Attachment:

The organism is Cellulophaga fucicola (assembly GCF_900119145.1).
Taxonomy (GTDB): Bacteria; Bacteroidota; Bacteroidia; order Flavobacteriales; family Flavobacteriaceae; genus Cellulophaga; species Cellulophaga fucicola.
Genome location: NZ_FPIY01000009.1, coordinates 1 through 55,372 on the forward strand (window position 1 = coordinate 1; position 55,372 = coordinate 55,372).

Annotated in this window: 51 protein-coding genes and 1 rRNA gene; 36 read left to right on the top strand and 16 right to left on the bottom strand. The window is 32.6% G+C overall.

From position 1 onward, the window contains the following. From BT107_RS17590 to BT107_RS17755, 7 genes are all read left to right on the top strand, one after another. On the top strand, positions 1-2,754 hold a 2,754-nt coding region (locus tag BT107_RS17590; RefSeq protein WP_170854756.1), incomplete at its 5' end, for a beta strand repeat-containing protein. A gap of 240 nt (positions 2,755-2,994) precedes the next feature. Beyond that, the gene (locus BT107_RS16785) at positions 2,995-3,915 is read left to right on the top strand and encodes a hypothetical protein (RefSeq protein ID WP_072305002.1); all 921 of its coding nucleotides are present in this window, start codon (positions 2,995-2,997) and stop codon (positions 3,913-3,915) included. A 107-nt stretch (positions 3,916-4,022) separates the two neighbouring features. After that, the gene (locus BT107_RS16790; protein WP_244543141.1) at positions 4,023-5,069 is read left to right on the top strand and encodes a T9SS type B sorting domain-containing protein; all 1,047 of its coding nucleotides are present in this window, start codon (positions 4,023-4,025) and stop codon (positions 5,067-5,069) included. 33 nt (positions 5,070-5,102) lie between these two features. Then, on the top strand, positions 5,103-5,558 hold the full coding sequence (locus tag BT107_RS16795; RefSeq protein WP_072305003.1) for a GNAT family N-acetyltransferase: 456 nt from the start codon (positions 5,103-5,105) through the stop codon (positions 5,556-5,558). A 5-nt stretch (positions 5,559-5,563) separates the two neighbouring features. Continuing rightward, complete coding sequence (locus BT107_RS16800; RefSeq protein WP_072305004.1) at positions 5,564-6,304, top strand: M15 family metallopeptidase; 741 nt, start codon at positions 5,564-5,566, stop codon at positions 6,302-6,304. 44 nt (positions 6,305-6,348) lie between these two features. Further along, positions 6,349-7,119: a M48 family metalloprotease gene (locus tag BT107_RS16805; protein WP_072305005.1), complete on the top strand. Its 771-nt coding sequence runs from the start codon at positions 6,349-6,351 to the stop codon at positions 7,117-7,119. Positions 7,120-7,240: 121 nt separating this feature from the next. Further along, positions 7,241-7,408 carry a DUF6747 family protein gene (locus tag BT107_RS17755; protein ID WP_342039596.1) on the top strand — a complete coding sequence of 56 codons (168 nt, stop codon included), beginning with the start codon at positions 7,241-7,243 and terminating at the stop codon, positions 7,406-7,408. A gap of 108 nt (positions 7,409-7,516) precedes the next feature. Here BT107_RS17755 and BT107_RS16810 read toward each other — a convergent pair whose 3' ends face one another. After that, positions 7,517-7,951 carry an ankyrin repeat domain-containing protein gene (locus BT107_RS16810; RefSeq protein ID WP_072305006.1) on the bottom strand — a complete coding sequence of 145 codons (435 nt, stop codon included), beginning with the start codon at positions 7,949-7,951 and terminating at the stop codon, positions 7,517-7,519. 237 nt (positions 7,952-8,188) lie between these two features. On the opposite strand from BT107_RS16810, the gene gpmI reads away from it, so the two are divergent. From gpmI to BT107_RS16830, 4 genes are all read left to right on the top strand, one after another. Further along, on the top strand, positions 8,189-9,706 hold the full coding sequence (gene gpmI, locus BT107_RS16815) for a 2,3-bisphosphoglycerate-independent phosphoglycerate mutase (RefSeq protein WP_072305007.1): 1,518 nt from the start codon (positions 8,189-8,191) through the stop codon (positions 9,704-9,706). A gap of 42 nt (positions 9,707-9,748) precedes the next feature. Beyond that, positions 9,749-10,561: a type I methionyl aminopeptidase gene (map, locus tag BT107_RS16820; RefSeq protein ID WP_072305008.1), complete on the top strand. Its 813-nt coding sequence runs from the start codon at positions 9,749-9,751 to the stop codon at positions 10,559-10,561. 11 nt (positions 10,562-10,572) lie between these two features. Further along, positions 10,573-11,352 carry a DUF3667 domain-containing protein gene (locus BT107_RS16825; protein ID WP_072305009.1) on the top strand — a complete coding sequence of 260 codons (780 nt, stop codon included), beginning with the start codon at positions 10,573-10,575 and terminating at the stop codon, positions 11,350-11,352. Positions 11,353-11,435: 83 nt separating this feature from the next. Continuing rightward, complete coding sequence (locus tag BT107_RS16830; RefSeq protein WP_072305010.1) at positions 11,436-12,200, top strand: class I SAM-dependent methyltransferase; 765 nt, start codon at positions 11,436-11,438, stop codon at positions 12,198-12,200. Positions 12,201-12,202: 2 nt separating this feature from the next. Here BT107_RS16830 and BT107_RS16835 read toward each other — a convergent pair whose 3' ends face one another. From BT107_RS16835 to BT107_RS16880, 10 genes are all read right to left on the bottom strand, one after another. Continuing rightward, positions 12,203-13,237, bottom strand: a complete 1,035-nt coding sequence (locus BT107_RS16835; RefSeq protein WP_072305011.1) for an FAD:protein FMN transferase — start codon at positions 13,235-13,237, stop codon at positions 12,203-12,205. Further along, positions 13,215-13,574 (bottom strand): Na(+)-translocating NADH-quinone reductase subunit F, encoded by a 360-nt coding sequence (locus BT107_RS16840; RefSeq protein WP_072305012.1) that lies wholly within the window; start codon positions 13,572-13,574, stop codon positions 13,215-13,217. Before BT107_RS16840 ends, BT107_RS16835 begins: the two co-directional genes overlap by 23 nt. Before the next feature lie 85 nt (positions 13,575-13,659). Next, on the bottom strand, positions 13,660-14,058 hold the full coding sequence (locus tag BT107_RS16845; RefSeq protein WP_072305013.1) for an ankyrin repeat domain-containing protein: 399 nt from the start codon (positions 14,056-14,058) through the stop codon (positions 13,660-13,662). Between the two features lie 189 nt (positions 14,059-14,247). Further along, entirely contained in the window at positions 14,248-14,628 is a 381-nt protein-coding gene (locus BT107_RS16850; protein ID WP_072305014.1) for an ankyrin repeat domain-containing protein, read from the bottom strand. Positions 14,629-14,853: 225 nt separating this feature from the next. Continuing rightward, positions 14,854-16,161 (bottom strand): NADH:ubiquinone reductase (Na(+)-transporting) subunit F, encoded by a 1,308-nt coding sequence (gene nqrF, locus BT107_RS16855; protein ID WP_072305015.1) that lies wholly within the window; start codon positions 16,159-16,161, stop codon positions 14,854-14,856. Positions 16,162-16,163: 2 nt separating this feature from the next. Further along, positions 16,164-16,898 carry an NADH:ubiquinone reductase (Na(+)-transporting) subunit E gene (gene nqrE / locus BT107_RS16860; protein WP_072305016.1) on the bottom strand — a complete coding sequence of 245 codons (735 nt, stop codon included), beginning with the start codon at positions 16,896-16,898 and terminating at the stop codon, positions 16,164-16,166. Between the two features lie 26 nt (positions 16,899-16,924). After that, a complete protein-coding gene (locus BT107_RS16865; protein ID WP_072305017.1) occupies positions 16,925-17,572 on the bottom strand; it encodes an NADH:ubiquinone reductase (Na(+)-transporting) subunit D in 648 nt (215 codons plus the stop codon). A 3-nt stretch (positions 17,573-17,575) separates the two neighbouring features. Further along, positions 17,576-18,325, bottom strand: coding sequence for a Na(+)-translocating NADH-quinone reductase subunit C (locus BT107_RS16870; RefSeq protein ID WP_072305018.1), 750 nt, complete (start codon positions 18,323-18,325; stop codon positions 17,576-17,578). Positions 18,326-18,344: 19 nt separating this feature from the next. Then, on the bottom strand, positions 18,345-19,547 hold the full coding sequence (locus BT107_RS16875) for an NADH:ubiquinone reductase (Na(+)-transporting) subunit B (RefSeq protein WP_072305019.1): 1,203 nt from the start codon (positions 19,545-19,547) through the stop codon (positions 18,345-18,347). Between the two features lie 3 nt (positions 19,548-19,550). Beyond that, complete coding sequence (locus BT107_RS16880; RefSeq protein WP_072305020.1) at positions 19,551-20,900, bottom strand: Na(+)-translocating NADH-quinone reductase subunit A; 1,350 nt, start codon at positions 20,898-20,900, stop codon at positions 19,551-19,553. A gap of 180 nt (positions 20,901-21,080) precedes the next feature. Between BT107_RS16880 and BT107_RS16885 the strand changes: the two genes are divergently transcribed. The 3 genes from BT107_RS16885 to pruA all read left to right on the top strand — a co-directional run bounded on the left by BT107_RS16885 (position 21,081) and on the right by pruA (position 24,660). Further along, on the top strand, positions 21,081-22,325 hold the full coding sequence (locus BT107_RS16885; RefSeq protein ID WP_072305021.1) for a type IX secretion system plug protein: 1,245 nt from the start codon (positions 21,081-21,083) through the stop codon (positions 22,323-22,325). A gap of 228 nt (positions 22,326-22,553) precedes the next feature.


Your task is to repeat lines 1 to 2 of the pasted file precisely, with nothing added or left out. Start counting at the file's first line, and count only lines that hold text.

The organism is Cellulophaga fucicola (assembly GCF_900119145.1).
Taxonomy (GTDB): Bacteria; Bacteroidota; Bacteroidia; order Flavobacteriales; family Flavobacteriaceae; genus Cellulophaga; species Cellulophaga fucicola.